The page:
Wonderful news for the Upper Hunter town of Muswellbrook. An unknown amount of cash (out of the $30m or so donated by the NSW government to take our minds off then-Premier Baird’s aborted greyhound ban) will be allocated to modernising the town’s modest greyhound operation. It will come with TAB status for half a dozen dates a year. Other meetings will remain non-TAB.
Now, I quite liked Muswellbrook’s operation during my very occasional visits. They were always a lively and cheerful mob, led in by a venturesome away-bookie with an unusual product. (Was his name Al Gore?). Always first to put up his prices, he offered early punters a chance to double their ticket figure by rolling the dice (literally) to see if you could throw a number which equalled the number of the dog you had backed. If it did and it won you were rewarded with the big figure.
Later punters might come in after the bookie’s price service came in over the PA, after which Al would then have to wind down all the prices on the board and you no longer had the benefit of the doubling. (That dubious official prices service warrants a long comment on its own). Anyway, on one occasion I managed to pick the right dog in a Penrith race so I have good memories of the track.
Not all of it though. You would have to hope that the new broom from GRNSW will do away with the horrible 429m start. In Australian greyhound history, its right angle turn adjacent to the start has been equalled only by the monstrous 311m start at the old Olympic Park track in Melbourne (prior to the MGRA move to The Meadows).
But I digress. The Muswellbrook move comes some two decades after the then-GRA – with lots of help from the real controllers of racing in NSW (NCA and GBOTA) – decided to dump the TAB-rated Singleton club (just up the road from Muswellbrook) in favour of more dates for the Newcastle area. Those NCA sponsored efforts crashed badly and cost the industry several millions to fix, eventually causing the NCA itself to disappear from the scene. The popular Wyong straight track bit the dust at the same time.
Singleton had done exactly the same job – or better – than Muswellbrook does now, as explained in GRNSW words, “Because of its location the (Muswellbrook) club attracts trainers and dogs from Gunnedah and Tamworth in the New England region, as well as those right across the Hunter Valley”. Singleton was and is a much larger town where mining activity produces the highest average incomes in the entire Hunter district. Its facilities were poor but nothing that some investment would not have fixed. A great pity but a sad illustration of backward thinking at the time. (The same management era also saw the introduction of the infamous 99 year IDC which limited greyhounds to 13% of TAB commissions).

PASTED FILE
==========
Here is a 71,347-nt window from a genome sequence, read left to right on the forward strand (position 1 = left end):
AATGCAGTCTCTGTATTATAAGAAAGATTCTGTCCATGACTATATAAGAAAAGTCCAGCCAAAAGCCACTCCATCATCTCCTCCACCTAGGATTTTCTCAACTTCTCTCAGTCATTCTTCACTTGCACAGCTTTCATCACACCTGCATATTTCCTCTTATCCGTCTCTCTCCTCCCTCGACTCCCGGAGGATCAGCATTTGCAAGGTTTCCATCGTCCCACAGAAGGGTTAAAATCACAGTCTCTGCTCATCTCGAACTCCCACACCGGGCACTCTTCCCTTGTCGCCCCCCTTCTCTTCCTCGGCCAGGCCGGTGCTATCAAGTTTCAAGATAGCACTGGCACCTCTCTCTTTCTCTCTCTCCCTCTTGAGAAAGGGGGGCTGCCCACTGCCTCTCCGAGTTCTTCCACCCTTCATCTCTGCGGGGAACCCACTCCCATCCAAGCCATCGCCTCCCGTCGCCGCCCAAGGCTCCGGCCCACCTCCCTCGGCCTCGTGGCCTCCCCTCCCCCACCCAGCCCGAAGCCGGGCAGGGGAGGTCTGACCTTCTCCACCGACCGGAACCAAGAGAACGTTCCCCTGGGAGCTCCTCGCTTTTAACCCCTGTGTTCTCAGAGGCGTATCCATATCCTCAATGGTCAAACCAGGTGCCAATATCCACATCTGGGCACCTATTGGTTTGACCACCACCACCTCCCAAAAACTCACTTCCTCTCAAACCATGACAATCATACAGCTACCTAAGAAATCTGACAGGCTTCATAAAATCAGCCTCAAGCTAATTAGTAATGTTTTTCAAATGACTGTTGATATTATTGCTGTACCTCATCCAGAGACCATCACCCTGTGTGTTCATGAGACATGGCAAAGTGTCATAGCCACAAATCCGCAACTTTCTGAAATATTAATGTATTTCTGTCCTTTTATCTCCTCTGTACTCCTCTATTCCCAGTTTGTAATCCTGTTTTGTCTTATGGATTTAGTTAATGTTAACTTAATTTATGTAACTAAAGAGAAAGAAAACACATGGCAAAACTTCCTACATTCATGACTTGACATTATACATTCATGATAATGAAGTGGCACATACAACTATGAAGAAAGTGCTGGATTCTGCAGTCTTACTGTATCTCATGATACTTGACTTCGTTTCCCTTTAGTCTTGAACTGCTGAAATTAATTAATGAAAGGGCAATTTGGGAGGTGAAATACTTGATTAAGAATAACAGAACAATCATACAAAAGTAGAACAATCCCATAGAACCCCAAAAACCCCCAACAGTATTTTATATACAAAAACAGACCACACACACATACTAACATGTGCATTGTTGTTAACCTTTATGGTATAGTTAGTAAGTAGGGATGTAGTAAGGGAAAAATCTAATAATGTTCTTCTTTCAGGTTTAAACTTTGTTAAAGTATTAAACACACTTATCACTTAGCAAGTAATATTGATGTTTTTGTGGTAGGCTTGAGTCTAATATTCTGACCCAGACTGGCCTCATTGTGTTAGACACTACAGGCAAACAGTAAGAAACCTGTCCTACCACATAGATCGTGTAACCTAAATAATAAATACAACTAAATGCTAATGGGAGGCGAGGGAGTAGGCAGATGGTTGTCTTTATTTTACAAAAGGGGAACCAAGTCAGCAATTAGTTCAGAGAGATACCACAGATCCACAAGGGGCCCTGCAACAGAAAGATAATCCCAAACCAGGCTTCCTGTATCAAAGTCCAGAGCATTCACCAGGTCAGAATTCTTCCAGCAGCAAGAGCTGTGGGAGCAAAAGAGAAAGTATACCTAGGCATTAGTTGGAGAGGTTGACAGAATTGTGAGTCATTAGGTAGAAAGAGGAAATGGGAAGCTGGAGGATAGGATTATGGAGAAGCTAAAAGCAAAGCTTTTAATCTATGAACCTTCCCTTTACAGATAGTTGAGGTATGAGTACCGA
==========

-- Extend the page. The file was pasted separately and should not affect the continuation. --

But good luck to Muswellbrook – it deserves a break, even a small one.
Meanwhile, with TAB status comes responsibility. Let’s hope GRNSW insists on good record keeping for all new TAB clubs. The biggest shortcoming is the lack of attention to publishing sectional times. Other newcomers often fail to do this – ie Taree (537m only), Wauchope, Wagga and Richmond Straight. Dubbo and Gunnedah are fine but not oldies like Goulbourn (none) while others like Bulli and Wentworth Park are erratic. All this indicates a lack of interest from clubs and GRNSW in what punters want and need.
Explaining The Race
Recently, I was critical when GRV scribes boosted the Watchdog’s success rates artificially by ignoring the fact that one of its three daily selections is not counted in their stats. Apparently, a tip is not a tip unless you write in a $1 bet at the bottom.
But the reason I mention this is because the Watchdog also includes a discussion about how the selected dogs will race and how the race might pan out in practice. This encourages readers to think more about the race and how different dogs handle a track, thereby promoting longer term interest in the code – a good thing. It contrasts with most other tipsters who just whack out the numbers and hope.
By the way, the GRV website now includes the results of its “Grading Survey Results & Recommendations”. The February survey was confined to Victorian trainers only but it is useful in telling us what people are thinking and how GRV might react.
Tabcorp – Going Where?
For those interested in the goings-on amongst boards at Tabcorp and elsewhere, not a lot is happening despite the Victorian license renewal coming up for grabs in a couple of years. However, reading between the lines suggests that, one way or another, its wagering business is going to be separated out from it gaming activities. The only real question is who will own it.
At the moment, UK company Entain (owner of online bookmakers Ladbrokes and Neds) seems to have its head in front although what the Tabcorp board might do is impossible to assess. As columnist Terry McCrann (Telegraph, 28 April) suggests, Tabcorp suffers from “a fundamental strategic sterility and inertia at board and management levels”.
None of this is looking helpful to the greyhound code, short of some radical corporate action by a united industry. Tabcorp’s pools are already too small to support decent bets while the corporates’ turnover is both unknown and unpredictable. Collectively, they continue to pinch business from the “Jolly Green Giant” but they also split it several ways so it is hard to know who is in profit and who isn’t.